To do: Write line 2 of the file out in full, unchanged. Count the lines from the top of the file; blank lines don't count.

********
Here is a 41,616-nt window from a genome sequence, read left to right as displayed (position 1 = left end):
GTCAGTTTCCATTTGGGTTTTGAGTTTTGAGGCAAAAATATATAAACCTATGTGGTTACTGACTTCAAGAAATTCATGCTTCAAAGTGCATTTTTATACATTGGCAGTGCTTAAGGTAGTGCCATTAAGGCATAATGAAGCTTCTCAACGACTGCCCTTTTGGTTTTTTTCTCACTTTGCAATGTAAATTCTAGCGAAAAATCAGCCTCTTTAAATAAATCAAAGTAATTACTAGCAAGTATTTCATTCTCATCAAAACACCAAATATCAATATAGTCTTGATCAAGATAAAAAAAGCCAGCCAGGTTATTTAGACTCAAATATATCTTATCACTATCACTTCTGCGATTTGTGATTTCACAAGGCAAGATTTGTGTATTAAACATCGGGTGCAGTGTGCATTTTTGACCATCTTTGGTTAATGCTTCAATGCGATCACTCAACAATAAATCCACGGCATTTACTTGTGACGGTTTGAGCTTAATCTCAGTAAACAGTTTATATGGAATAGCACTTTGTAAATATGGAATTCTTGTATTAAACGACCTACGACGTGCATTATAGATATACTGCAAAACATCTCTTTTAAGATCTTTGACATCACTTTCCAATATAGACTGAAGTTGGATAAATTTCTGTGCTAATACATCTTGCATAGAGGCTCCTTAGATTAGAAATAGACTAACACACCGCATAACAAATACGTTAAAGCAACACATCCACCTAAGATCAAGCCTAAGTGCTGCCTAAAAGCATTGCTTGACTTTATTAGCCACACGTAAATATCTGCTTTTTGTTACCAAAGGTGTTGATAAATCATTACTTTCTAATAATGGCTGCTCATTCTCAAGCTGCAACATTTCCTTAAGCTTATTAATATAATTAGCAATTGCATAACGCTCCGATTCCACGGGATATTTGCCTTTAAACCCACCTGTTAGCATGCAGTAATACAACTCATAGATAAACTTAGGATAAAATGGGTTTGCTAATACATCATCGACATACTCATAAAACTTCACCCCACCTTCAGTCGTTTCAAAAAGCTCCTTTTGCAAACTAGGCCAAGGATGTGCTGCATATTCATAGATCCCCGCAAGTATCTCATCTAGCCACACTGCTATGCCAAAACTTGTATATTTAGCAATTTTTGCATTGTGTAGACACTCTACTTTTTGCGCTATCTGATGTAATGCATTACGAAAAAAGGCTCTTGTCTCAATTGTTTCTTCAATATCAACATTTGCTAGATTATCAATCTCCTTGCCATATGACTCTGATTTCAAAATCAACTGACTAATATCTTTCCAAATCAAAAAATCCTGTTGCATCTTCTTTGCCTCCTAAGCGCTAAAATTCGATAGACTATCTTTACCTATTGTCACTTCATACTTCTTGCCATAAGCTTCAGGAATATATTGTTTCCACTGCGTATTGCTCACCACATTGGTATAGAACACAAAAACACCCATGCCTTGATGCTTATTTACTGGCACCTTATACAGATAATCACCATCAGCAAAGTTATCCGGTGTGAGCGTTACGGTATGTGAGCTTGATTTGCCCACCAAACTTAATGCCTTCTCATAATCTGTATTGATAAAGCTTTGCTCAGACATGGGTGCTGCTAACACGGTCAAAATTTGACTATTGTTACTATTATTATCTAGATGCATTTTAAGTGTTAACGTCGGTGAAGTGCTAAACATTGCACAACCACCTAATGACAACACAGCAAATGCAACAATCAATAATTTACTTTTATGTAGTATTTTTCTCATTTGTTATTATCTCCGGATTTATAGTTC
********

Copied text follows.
GTCAGTTTCCATTTGGGTTTTGAGTTTTGAGGCAAAAATATATAAACCTATGTGGTTACTGACTTCAAGAAATTCATGCTTCAAAGTGCATTTTTATACATTGGCAGTGCTTAAGGTAGTGCCATTAAGGCATAATGAAGCTTCTCAACGACTGCCCTTTTGGTTTTTTTCTCACTTTGCAATGTAAATTCTAGCGAAAAATCAGCCTCTTTAAATAAATCAAAGTAATTACTAGCAAGTATTTCATTCTCATCAAAACACCAAATATCAATATAGTCTTGATCAAGATAAAAAAAGCCAGCCAGGTTATTTAGACTCAAATATATCTTATCACTATCACTTCTGCGATTTGTGATTTCACAAGGCAAGATTTGTGTATTAAACATCGGGTGCAGTGTGCATTTTTGACCATCTTTGGTTAATGCTTCAATGCGATCACTCAACAATAAATCCACGGCATTTACTTGTGACGGTTTGAGCTTAATCTCAGTAAACAGTTTATATGGAATAGCACTTTGTAAATATGGAATTCTTGTATTAAACGACCTACGACGTGCATTATAGATATACTGCAAAACATCTCTTTTAAGATCTTTGACATCACTTTCCAATATAGACTGAAGTTGGATAAATTTCTGTGCTAATACATCTTGCATAGAGGCTCCTTAGATTAGAAATAGACTAACACACCGCATAACAAATACGTTAAAGCAACACATCCACCTAAGATCAAGCCTAAGTGCTGCCTAAAAGCATTGCTTGACTTTATTAGCCACACGTAAATATCTGCTTTTTGTTACCAAAGGTGTTGATAAATCATTACTTTCTAATAATGGCTGCTCATTCTCAAGCTGCAACATTTCCTTAAGCTTATTAATATAATTAGCAATTGCATAACGCTCCGATTCCACGGGATATTTGCCTTTAAACCCACCTGTTAGCATGCAGTAATACAACTCATAGATAAACTTAGGATAAAATGGGTTTGCTAATACATCATCGACATACTCATAAAACTTCACCCCACCTTCAGTCGTTTCAAAAAGCTCCTTTTGCAAACTAGGCCAAGGATGTGCTGCATATTCATAGATCCCCGCAAGTATCTCATCTAGCCACACTGCTATGCCAAAACTTGTATATTTAGCAATTTTTGCATTGTGTAGACACTCTACTTTTTGCGCTATCTGATGTAATGCATTACGAAAAAAGGCTCTTGTCTCAATTGTTTCTTCAATATCAACATTTGCTAGATTATCAATCTCCTTGCCATATGACTCTGATTTCAAAATCAACTGACTAATATCTTTCCAAATCAAAAAATCCTGTTGCATCTTCTTTGCCTCCTAAGCGCTAAAATTCGATAGACTATCTTTACCTATTGTCACTTCATACTTCTTGCCATAAGCTTCAGGAATATATTGTTTCCACTGCGTATTGCTCACCACATTGGTATAGAACACAAAAACACCCATGCCTTGATGCTTATTTACTGGCACCTTATACAGATAATCACCATCAGCAAAGTTATCCGGTGTGAGCGTTACGGTATGTGAGCTTGATTTGCCCACCAAACTTAATGCCTTCTCATAATCTGTATTGATAAAGCTTTGCTCAGACATGGGTGCTGCTAACACGGTCAAAATTTGACTATTGTTACTATTATTATCTAGATGCATTTTAAGTGTTAACGTCGGTGAAGTGCTAAACATTGCACAACCACCTAATGACAACACAGCAAATGCAACAATCAATAATTTACTTTTATGTAGTATTTTTCTCATTTGTTATTATCTCCGGATTTATAGTTC